Day 10

Audacious Grace

from the Audacious Grace reading plan

John 9:1-41

BY Diana Stone

Text: John 9:1-41 

He answered, “Whether he is a sinner I do not know. One thing I do know, that though I was blind, now I see.”
– John 9:25, ESV

It’s been a hard two and a half years in our home. There are times I’ve wondered, “What did I do to deserve this? Why me? Did I not pray hard enough, do the right things?”

As I read this familiar passage in John, I am struck by the same attitude in Jesus’ disciples as they encounter a man who is blind. They don’t ask how he is, if he is suffering—they don’t even ask Jesus to heal him. Instead, their only question is if he or his parents had sinned to make him blind.

Jesus gives a perfect answer: “It was not that this man sinned, or his parents, but that the works of God might be displayed in him” (John 9:3, emphasis mine).

In a world where we are constantly trying to get it right—to please others, to appease our inner voice, to obey God—we can feel like giant failures when things go wrong. “If only I had…” Jesus’ radical statement shifts our gaze off of our “shoulds” and onto His grace.

Imagine how often this man, born blind and spending his life as an outcast, must have had those same thoughts. If everyone around him assumed he or his family were in sin, who would care? It’s easy to justify a casual attitude about pain and suffering when we equate it as something that was deserved.

Jesus crushes the assumptions of both his disciples and the Pharisees, who were always watching and following him. He doesn’t urge the man to repent first. He isn’t even interested in hearing from his family or what kind of lifestyle they have. Jesus simply bends down, spits in the dust we were created from, and uses the mud to restore the blind man’s sight. How astounding the moment must have been when the man walked out of the pool of Siloam, looking at—and seeing!—the stunned faces of those around him!

But the Pharisees, they are incensed instead of amazed. They can’t even muster a congratulations before they pounce on him with questions and accusations, which the newly-sighted man promptly deflects back onto them. It’s very simple to him. “One thing I do know, that though I was blind, now I see” (John 9:25).

Jesus healed him, and the man didn’t do anything to make it happen. It was grace through and through. Even the Pharisees, master manipulators though they were, could not make this into something it wasn’t. There was nothing they could do or say to undo the mercy and grace Jesus imparted to the man—grace wholly undeserved yet lavishly given.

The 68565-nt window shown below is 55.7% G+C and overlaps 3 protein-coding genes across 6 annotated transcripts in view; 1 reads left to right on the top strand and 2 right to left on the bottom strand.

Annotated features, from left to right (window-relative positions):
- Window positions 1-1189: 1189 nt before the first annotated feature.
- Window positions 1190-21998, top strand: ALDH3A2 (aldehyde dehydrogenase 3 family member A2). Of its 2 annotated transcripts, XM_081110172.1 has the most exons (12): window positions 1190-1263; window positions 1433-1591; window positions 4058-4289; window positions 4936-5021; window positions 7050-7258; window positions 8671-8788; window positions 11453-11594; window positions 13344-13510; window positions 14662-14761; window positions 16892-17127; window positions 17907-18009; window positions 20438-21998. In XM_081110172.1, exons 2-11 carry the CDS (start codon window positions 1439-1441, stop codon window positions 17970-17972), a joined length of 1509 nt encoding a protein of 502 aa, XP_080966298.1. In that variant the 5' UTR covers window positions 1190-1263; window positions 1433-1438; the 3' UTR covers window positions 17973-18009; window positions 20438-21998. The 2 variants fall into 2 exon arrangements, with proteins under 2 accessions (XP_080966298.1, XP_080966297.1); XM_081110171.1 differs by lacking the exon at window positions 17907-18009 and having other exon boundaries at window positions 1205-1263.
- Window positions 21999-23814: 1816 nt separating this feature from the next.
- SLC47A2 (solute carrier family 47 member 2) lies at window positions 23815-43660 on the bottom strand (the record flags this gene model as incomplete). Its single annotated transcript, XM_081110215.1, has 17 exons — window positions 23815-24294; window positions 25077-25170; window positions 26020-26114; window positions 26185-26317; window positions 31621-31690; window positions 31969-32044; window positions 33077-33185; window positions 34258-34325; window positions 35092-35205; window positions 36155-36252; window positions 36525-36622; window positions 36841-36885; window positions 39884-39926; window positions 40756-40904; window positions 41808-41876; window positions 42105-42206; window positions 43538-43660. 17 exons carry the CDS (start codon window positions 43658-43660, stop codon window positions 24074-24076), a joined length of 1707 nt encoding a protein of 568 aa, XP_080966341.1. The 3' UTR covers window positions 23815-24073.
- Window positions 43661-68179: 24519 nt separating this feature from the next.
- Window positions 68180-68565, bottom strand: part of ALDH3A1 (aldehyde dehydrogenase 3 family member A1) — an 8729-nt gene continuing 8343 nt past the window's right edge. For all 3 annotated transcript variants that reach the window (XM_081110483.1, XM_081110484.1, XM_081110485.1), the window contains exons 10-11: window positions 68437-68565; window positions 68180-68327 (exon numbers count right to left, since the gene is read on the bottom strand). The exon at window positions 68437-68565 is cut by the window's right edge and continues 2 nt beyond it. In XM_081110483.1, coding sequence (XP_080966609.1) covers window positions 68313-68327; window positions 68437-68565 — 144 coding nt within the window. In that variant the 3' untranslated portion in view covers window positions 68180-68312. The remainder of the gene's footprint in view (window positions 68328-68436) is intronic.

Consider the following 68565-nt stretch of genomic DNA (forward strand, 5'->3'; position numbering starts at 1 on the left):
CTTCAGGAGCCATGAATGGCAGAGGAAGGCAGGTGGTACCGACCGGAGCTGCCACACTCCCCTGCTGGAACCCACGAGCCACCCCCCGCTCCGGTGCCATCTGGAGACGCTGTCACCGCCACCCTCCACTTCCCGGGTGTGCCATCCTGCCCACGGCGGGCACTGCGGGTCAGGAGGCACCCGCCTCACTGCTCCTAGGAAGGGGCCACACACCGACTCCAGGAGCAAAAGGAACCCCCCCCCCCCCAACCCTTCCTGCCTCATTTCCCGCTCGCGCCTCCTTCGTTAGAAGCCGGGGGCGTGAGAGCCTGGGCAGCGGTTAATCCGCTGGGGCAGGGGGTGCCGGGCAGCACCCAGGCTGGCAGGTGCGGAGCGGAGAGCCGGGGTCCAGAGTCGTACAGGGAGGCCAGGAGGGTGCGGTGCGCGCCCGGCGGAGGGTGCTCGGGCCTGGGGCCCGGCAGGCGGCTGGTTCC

Are we so intent on turning the Gospel into a rational equation that we miss out on the wonder of God’s audacious grace being given right before our very eyes?

Grace for the sinner.
Grace on the Sabbath.
Grace for the broken and the blind.
Grace for everyone who will receive it.

Like the man healed by the pool that day, may we be a canvas for displaying God’s powerful works of grace.

Post Comments (128)

128 thoughts on "Audacious Grace"

  1. Kelcie says:

    I think John 9:25 may be one of the most powerful verses in the Bible. We spend a lot of time questioning and debating suffering instead of heeding Jesus' words here. He has the answers and He is worth listening to! Thank you for this beautiful commentary, as always.

  2. carolekeegan says:

    What does verse 41 mean…Jesus said to them, "if you were blind you would have no sin; but now you say, 'We see.' Therefore your sin remains.? I am confused by it.

    1. Linda says:

      Hi, I think my understanding if this verse is this: The Pharisees were blinded by their spiritual pride. They had The Lord all figured out and in their blindness they could not “see” Jesus as the Christ. God was contained in their legalistic box so to speak. Jesus did not follow their preconceived ideas of what the Christ would look like. Notice, the blind man is not even named. It is all about Jesus, and the blind man was humble and thankful and graciously accepted his new sight! This is a picture of being made new in Christ. Everything becomes clearer once we die to ourself and receive the gift of a new life from Jesus. The Pharisees were not looking for a new life, they were seeking a Messiah that would validate their self-righteousness, so their sin remains in them. This is a picture so to speak in the physical so that we can better understand what happens to us when we receive Christ in the spiritual. This unnamed blind man knew he was blind and understood he needed sight, therefore willingly and humbly accepted and received his new sight. The Pharisees remained blind in their self righteous, self seeking sin. Thank you Lord for seeking and saving those you are lost!